Department of Electrical and Computer Engineering
Dalhousie University

Introduction to Signals

Dr. Larry Hughes


There are a number of ways in which an external event can be supplied to a process. One approach is to make the process query the kernel explicitly to determine if the event had taken place (essentially polling for the event).

Another approach, supported by most operating systems, is for the kernel (or a process) to call a subroutine specified by a running process when an event occurs. The event, usually referred to as a signal, is thrown to the subroutine, sometimes referred to as a catcher.

Signals can be looked upon as interrupts which are handled by a process. The process is interrupted and control passes to the catcher, which performs a set of instructions associated with the signal. When the catcher has completed its task, control returns to the process.

Most operating systems support a wide range of signals, some are used for interprocess communication, while others handle software faults that occur within the running process.

Since most applications (running as processes) have little interest in handling signals, all signals are associated with default actions (often terminating the running process). Processes can also choose to ignore signals (there are usually restrictions placed upon this, since fatal actions, such as memory violation, usually indicate that there is something wrong with the application).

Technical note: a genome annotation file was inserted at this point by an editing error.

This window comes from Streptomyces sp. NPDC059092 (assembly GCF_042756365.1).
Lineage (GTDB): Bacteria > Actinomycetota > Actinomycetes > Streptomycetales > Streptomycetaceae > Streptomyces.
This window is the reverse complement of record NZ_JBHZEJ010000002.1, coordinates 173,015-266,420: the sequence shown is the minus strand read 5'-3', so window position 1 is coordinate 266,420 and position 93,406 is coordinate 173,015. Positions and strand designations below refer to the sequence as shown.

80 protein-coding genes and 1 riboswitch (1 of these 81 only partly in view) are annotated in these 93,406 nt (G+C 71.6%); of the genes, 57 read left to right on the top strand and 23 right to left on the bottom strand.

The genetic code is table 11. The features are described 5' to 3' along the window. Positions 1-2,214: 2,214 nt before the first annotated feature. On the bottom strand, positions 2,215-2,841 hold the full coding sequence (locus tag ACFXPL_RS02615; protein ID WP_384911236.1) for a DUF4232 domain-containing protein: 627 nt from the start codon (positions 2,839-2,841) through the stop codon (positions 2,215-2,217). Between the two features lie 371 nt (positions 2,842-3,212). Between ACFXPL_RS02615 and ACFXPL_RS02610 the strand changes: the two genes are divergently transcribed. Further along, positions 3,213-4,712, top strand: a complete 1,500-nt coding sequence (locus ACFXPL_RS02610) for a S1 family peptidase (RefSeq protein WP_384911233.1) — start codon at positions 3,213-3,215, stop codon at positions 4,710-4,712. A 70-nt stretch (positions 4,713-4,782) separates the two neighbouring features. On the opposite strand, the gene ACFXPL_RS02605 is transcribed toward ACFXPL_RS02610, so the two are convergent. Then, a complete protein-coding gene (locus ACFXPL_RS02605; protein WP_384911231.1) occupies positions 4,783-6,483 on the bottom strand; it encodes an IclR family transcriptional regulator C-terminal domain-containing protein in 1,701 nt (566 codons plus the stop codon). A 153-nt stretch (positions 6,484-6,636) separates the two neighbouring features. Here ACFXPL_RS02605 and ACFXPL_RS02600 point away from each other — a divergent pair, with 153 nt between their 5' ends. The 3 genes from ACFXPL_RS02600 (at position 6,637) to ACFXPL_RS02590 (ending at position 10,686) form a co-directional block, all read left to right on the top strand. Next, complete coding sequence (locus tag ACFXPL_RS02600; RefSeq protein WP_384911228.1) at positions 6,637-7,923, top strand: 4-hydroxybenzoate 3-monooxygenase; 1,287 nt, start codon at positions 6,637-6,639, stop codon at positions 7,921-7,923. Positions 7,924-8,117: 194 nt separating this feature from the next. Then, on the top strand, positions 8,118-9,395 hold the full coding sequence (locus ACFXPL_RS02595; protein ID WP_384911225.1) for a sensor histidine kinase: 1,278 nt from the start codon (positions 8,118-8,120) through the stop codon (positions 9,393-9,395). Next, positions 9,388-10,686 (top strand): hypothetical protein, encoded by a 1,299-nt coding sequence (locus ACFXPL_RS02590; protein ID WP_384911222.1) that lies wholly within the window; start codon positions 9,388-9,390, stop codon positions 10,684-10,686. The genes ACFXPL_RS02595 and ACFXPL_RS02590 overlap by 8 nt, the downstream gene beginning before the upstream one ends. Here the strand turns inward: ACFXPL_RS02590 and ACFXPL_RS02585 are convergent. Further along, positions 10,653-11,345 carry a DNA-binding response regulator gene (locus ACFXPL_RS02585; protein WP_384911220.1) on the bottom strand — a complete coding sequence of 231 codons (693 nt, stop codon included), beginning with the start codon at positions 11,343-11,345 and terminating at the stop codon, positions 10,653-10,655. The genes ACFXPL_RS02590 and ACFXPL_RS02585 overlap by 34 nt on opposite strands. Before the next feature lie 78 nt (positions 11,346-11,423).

There are a wide range of signals (most versions of Unix support thirty or more); some common signals include:

SIGBRKBreak detected from keyboard
SIGABRTAbnormal termination
SIGFPEFloating point exception
SIGILLIllegal opcode
SIGINTControl-C interrupt detected from keyboard
SIGSEGVIllegal memory access
SIGTERMRequest for program termination

Note in keeping with the Unix approach of capitalizing defined constants, all signals are in capital letters.


There are a number of functions available for signal handling, some are listed here.

signal(signal, action)

The function signal() allows a process to indicate what action is to take place when a specific signal occurs. The signal is an operating system specific signal (for example, see above). The action is the name of a function which is to be called if the signal occurs. For example, to catch SIGABRT, one could write the following:

void catch_abort()
/* Code to handle SIGABRT */
signal(SIGABRT, catch_abort);

Some applications may choose to explicitly ignore a signal, while others may require the action to revert back to the system default action. There are two 'functions' available for this action:

SIG_DFLPeforms the default action associated with the signal
SIG_IGNIgnores the signal should it occur

For example, to ignore any system-defined actions for SIGABRT, one could write:


If the SIGABRT signal should occur, it is ignored by this process.


A process can throw a signal to itself using the raise() function. The signal specified will result in whatever action the application has requested for the signal.

Raise() can be used in various situations, including the testing of catchers or indicating to a process that a specific set of instructions have been executed (i.e., debugging).

kill(pid, signal)

The kill() function allows one process to send a signal to another. Kill() might seem like a misnomer, but in most early versions of Unix, this function was associated with SIGTERM (terminate a specific process).

© 2003 - Whale Lake Press